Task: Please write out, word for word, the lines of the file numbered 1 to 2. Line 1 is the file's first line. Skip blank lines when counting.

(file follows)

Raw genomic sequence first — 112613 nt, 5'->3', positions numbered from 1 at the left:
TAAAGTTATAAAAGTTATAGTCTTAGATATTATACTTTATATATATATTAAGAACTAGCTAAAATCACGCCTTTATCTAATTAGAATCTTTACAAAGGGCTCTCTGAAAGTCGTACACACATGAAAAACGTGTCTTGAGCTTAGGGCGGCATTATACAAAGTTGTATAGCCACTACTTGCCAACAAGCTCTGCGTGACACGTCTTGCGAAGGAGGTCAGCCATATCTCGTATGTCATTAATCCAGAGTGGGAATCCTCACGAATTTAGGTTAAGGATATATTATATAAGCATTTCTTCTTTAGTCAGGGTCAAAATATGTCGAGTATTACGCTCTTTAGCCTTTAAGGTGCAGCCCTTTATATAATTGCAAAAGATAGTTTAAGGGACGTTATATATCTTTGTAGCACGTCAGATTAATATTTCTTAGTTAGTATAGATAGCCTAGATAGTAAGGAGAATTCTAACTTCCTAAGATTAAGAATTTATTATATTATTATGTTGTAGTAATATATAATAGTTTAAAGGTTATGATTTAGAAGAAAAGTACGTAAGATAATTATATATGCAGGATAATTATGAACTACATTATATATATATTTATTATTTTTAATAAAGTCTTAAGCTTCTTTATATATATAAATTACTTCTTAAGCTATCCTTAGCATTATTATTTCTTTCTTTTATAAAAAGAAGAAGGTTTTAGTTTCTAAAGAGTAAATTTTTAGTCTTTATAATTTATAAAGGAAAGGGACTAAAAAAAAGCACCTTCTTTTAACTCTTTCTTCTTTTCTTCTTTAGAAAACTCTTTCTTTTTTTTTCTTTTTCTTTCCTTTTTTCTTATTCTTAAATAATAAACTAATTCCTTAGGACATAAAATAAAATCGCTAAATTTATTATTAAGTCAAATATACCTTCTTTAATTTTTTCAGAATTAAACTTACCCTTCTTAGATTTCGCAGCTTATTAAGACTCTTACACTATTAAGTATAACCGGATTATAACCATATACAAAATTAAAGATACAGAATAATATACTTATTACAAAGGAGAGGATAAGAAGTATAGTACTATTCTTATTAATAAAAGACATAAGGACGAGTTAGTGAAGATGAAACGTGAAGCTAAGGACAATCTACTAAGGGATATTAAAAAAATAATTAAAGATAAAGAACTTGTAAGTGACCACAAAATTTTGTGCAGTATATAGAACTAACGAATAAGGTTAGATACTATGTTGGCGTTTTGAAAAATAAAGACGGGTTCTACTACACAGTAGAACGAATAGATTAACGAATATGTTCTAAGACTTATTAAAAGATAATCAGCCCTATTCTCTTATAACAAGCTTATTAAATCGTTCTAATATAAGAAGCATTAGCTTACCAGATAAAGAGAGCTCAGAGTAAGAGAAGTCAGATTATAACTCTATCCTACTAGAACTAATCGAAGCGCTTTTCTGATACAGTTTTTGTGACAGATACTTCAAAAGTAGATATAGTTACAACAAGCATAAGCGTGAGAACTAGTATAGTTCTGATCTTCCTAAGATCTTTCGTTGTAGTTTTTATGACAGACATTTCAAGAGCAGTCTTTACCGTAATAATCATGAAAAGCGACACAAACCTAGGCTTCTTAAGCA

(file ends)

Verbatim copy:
Raw genomic sequence first — 112613 nt, 5'->3', positions numbered from 1 at the left:
TAAAGTTATAAAAGTTATAGTCTTAGATATTATACTTTATATATATATTAAGAACTAGCTAAAATCACGCCTTTATCTAATTAGAATCTTTACAAAGGGCTCTCTGAAAGTCGTACACACATGAAAAACGTGTCTTGAGCTTAGGGCGGCATTATACAAAGTTGTATAGCCACTACTTGCCAACAAGCTCTGCGTGACACGTCTTGCGAAGGAGGTCAGCCATATCTCGTATGTCATTAATCCAGAGTGGGAATCCTCACGAATTTAGGTTAAGGATATATTATATAAGCATTTCTTCTTTAGTCAGGGTCAAAATATGTCGAGTATTACGCTCTTTAGCCTTTAAGGTGCAGCCCTTTATATAATTGCAAAAGATAGTTTAAGGGACGTTATATATCTTTGTAGCACGTCAGATTAATATTTCTTAGTTAGTATAGATAGCCTAGATAGTAAGGAGAATTCTAACTTCCTAAGATTAAGAATTTATTATATTATTATGTTGTAGTAATATATAATAGTTTAAAGGTTATGATTTAGAAGAAAAGTACGTAAGATAATTATATATGCAGGATAATTATGAACTACATTATATATATATTTATTATTTTTAATAAAGTCTTAAGCTTCTTTATATATATAAATTACTTCTTAAGCTATCCTTAGCATTATTATTTCTTTCTTTTATAAAAAGAAGAAGGTTTTAGTTTCTAAAGAGTAAATTTTTAGTCTTTATAATTTATAAAGGAAAGGGACTAAAAAAAAGCACCTTCTTTTAACTCTTTCTTCTTTTCTTCTTTAGAAAACTCTTTCTTTTTTTTTCTTTTTCTTTCCTTTTTTCTTATTCTTAAATAATAAACTAATTCCTTAGGACATAAAATAAAATCGCTAAATTTATTATTAAGTCAAATATACCTTCTTTAATTTTTTCAGAATTAAACTTACCCTTCTTAGATTTCGCAGCTTATTAAGACTCTTACACTATTAAGTATAACCGGATTATAACCATATACAAAATTAAAGATACAGAATAATATACTTATTACAAAGGAGAGGATAAGAAGTATAGTACTATTCTTATTAATAAAAGACATAAGGACGAGTTAGTGAAGATGAAACGTGAAGCTAAGGACAATCTACTAAGGGATATTAAAAAAATAATTAAAGATAAAGAACTTGTAAGTGACCACAAAATTTTGTGCAGTATATAGAACTAACGAATAAGGTTAGATACTATGTTGGCGTTTTGAAAAATAAAGACGGGTTCTACTACACAGTAGAACGAATAGATTAACGAATATGTTCTAAGACTTATTAAAAGATAATCAGCCCTATTCTCTTATAACAAGCTTATTAAATCGTTCTAATATAAGAAGCATTAGCTTACCAGATAAAGAGAGCTCAGAGTAAGAGAAGTCAGATTATAACTCTATCCTACTAGAACTAATCGAAGCGCTTTTCTGATACAGTTTTTGTGACAGATACTTCAAAAGTAGATATAGTTACAACAAGCATAAGCGTGAGAACTAGTATAGTTCTGATCTTCCTAAGATCTTTCGTTGTAGTTTTTATGACAGACATTTCAAGAGCAGTCTTTACCGTAATAATCATGAAAAGCGACACAAACCTAGGCTTCTTAAGCA